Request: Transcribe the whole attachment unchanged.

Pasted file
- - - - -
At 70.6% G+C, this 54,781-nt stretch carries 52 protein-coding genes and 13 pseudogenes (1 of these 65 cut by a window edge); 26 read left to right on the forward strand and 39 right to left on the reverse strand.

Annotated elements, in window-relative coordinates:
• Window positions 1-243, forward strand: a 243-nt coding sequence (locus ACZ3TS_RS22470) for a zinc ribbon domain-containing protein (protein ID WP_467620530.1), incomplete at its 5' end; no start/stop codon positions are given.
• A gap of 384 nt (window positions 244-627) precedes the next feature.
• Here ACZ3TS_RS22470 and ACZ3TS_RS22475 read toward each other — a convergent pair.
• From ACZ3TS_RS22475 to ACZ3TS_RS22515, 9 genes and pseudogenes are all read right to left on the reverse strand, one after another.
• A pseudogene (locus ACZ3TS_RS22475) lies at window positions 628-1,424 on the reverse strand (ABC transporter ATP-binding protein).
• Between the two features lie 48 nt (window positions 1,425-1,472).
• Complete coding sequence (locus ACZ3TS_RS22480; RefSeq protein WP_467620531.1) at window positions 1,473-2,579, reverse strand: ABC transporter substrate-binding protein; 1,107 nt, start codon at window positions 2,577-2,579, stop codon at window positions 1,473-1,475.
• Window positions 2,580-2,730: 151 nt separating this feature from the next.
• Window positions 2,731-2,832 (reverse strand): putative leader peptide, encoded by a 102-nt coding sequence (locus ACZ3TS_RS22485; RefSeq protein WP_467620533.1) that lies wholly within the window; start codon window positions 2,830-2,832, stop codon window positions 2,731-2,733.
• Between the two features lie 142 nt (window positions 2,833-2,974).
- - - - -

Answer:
At 70.6% G+C, this 54,781-nt stretch carries 52 protein-coding genes and 13 pseudogenes (1 of these 65 cut by a window edge); 26 read left to right on the forward strand and 39 right to left on the reverse strand.

Annotated elements, in window-relative coordinates:
• Window positions 1-243, forward strand: a 243-nt coding sequence (locus ACZ3TS_RS22470) for a zinc ribbon domain-containing protein (protein ID WP_467620530.1), incomplete at its 5' end; no start/stop codon positions are given.
• A gap of 384 nt (window positions 244-627) precedes the next feature.
• Here ACZ3TS_RS22470 and ACZ3TS_RS22475 read toward each other — a convergent pair.
• From ACZ3TS_RS22475 to ACZ3TS_RS22515, 9 genes and pseudogenes are all read right to left on the reverse strand, one after another.
• A pseudogene (locus ACZ3TS_RS22475) lies at window positions 628-1,424 on the reverse strand (ABC transporter ATP-binding protein).
• Between the two features lie 48 nt (window positions 1,425-1,472).
• Complete coding sequence (locus ACZ3TS_RS22480; RefSeq protein WP_467620531.1) at window positions 1,473-2,579, reverse strand: ABC transporter substrate-binding protein; 1,107 nt, start codon at window positions 2,577-2,579, stop codon at window positions 1,473-1,475.
• Window positions 2,580-2,730: 151 nt separating this feature from the next.
• Window positions 2,731-2,832 (reverse strand): putative leader peptide, encoded by a 102-nt coding sequence (locus ACZ3TS_RS22485; RefSeq protein WP_467620533.1) that lies wholly within the window; start codon window positions 2,830-2,832, stop codon window positions 2,731-2,733.
• Between the two features lie 142 nt (window positions 2,833-2,974).